Gulf South Conference

The Gulf South Conference (GSC) is a collegiate athletic conference affiliated at the National Collegiate Athletic Association (NCAA) Division II level which operates in the Southeastern United States.

Gulf South Conference
Gulf South Conference logo
DivisionDivision II
Sports fielded
  • 17
    • men's: 8
    • women's: 9
RegionSoutheastern United States
HeadquartersBirmingham, Alabama
CommissionerMatt Wilson (since 2014)
Gulf South Conference locations


Originally known as the Mid-South Conference, the Gulf South Conference was formed by six universities in the summer of 1970: Delta State, Florence State (now North Alabama), Jacksonville State, Livingston (now West Alabama), Tennessee–Martin, and Troy State (now Troy). Scheduling problems for the 1970–71 academic year limited the league to football, won by Jacksonville State.

In 1971, the league changed its name to the Gulf South Conference; added Southeastern Louisiana (SLU) and Nicholls State (increasing the membership to eight); opened an office in Hammond, Louisiana; and began championships in all men's sports. The following year, Mississippi College and Northwestern Louisiana (NWLA, now Northwestern State) were admitted. NWLA withdrew to go Division I two years later, followed by SLU and Nicholls State in 1979.

The conference continued with seven teams until 1981, when the presidents admitted Valdosta State. West Georgia joined in 1983. Eight years of stability ended in 1991 when Tennessee–Martin and Troy State went Division I, briefly dropping the GSC back to seven members, before the beginning of an expansion resulting in ten new members: Lincoln Memorial (1992–93); Alabama–Huntsville, Henderson State, Central Arkansas, and Mississippi University for Women (MUW) (1993–94); West Florida (1994–95); and Arkansas-Monticello, Arkansas Tech, Montevallo, and Southern Arkansas (1995–96). Jacksonville State went Division I at the end of 1992–93. Mississippi College dropped to Division III at the end of 1995–96 and was replaced by Christian Brothers to keep the Conference at 16 schools. In July 2000, the GSC welcomed Harding University and Ouachita Baptist University, making it the largest NCAA conference at any level with 18 schools. The Conference membership decreased to 17 when MUW dropped its athletics program at the end of the 2002–03 season.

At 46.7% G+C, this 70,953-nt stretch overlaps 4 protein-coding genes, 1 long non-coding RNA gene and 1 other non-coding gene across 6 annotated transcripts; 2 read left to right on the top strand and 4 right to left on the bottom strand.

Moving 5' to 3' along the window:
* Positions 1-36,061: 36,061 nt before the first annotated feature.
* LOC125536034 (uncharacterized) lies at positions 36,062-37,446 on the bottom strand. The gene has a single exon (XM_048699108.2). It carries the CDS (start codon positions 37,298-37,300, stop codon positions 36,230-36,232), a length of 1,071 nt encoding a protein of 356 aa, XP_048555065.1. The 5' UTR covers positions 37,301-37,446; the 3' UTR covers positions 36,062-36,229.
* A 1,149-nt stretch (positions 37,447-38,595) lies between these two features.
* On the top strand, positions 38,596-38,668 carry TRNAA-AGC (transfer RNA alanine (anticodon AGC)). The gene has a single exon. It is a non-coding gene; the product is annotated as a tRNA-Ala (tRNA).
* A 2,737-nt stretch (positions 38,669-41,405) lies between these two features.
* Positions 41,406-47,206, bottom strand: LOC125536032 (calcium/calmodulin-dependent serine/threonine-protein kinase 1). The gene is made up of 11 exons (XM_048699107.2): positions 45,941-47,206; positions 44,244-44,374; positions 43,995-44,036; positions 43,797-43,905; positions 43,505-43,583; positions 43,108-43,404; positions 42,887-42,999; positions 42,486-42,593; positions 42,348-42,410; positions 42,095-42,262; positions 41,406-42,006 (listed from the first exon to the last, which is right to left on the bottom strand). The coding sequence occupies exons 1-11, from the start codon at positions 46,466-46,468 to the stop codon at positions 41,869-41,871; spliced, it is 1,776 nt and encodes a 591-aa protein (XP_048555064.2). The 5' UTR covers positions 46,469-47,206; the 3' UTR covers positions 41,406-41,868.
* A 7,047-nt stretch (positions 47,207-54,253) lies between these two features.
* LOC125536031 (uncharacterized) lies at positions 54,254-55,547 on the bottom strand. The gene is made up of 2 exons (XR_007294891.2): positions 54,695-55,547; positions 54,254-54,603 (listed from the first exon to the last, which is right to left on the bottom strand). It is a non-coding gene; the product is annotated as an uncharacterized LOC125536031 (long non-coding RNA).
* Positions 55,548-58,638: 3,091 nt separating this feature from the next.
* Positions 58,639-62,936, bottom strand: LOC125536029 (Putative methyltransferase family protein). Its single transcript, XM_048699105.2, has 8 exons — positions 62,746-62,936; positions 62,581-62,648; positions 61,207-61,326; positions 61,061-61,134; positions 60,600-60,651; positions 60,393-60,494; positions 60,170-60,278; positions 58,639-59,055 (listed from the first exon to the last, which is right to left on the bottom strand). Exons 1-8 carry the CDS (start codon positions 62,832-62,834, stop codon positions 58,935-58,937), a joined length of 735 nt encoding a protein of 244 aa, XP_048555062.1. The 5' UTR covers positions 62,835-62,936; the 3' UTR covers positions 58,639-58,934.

2006–07 was another season of change for the GSC. Central Arkansas moved to Division I, leaving the West Division with eight schools while Lincoln Memorial left for the South Atlantic Conference due to travel and location issues, leaving the East Division with seven schools.

Montevallo announced on June 27, 2008 that they would be leaving for the Peach Belt Conference following the 2008–09 season due to issues between the University's President and the Commissioner.

The GSC moved away from divisional play after the 2010-11 season after its six Arkansas members broke away, dropping the membership to eight. Thanks to an aggressive expansion plan, the GSC sponsored the Division II applications of Union University (TN) and Shorter University (GA), which became official members in 2014-15. The next step in bolstering its membership came in 2012, backing the Division II application of Lee University (TN) which was on track to join the league officially in 2015-16. The league added its first-ever associate member, Florida Tech, in football only in 2013. The Conference planned to add an old friend back into the fold when Mississippi College submitted its application to rejoin Division II and was on track for 2016-17 membership.